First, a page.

authors to leverage this while building HTML application frameworks. A
example of such a declaration is:

  <div data-control="framework.slider" 

There are a few issues with this approach:
 * The intent to create a control is diluted by use of a generic div element.
   This makes it hard for tools to detect that this is a control without having
   implicit knowledge of the specific script-based control framework.
 * The markup is verbose and without the help of tooling, is a lot to write and 
   difficult to read.
 * The attribute names are prone to collision with other utility providers.  
   This can be solved by adding a disambiguating prefix (e.g., jquery-, dojo-), 
   but that only makes the markup even more verbose.
 * Different controls may apply to different elements and the authors would 
   have to know what elements are applicable to the control they want to use 
   (e.g., in the JQueryUI framework, the Button control  applies to either the 
   button or input element as opposed to the Slider control  that applies to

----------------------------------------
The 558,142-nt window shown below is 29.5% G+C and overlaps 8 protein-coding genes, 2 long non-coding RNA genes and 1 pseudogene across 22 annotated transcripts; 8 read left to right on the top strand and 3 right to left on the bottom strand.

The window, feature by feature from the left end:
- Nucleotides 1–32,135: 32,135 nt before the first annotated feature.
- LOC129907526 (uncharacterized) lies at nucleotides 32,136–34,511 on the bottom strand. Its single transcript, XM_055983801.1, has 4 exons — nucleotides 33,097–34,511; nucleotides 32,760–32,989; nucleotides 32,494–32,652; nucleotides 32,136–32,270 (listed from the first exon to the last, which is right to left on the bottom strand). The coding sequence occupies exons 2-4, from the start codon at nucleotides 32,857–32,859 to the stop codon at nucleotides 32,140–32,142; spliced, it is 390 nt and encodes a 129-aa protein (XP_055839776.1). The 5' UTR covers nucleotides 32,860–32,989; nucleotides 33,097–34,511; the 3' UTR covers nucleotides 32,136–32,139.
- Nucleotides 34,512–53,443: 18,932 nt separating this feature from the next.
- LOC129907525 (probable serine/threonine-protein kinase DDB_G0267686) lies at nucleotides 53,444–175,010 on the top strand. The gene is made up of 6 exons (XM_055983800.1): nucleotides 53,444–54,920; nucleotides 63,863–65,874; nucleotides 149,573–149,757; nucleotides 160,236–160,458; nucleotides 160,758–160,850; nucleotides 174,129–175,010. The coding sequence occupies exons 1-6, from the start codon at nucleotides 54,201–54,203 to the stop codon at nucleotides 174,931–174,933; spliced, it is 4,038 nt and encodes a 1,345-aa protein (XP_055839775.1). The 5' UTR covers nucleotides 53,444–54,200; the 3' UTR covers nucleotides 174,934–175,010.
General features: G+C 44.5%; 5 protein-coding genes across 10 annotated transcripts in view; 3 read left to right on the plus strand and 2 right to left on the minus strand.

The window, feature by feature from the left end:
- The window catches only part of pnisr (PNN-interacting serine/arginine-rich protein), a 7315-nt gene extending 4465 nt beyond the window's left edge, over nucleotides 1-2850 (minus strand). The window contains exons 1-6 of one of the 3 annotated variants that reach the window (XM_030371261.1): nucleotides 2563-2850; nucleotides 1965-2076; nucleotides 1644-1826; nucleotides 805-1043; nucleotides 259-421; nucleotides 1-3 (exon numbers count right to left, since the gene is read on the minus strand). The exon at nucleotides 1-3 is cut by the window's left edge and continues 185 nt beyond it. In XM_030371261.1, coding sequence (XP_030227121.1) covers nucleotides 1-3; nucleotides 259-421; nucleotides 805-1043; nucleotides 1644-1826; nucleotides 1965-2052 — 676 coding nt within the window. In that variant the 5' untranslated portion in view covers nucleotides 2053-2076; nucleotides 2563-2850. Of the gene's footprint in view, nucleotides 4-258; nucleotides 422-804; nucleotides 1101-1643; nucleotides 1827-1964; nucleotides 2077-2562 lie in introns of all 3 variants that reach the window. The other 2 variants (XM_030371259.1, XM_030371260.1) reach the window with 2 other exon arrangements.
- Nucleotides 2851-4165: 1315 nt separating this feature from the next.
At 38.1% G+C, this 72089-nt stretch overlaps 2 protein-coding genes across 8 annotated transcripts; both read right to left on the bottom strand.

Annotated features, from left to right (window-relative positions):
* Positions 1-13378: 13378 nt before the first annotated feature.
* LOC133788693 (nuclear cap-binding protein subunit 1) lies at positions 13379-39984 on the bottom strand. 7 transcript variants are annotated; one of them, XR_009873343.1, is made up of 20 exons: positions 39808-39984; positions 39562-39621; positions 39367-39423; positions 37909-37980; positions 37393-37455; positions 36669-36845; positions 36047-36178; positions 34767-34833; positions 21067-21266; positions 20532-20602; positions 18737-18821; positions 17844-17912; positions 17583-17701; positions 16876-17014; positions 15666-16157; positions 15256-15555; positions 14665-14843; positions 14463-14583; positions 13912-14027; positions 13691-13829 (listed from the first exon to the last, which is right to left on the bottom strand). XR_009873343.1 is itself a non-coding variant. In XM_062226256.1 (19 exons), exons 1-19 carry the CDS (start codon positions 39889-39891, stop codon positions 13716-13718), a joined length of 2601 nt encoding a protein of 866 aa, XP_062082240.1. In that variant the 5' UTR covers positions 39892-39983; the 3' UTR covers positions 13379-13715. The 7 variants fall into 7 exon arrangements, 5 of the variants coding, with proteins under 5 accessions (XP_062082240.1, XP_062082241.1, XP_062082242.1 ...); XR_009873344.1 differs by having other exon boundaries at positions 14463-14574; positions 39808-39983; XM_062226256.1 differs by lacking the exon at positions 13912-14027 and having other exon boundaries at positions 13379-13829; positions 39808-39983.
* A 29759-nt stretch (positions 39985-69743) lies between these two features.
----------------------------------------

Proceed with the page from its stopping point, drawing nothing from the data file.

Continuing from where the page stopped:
the div element).

By making the control element that can include any arbitrary attribute as part 
of the standard, we can get a similar mechanism of providing data to scripts 
and that can be ignored by the browsers.  The example markup, using this 
proposal would look like:

  <control type="framework.slider"

In this example, we use the type attribute to identify the UI control and the 
set of attributes that are applicable to the element in this particular 

 * The intent to add a slider control is captured precisely.
 * The markup is concise and easy to author.
 * The element is intended for use by frameworks to declare controls and as 
   such collision with other utility providers will be rare.
 * This pattern encourages all framework control declarations to use the 
   control element consistently and hence there would be no question as to 
   which element is applicable for a given control.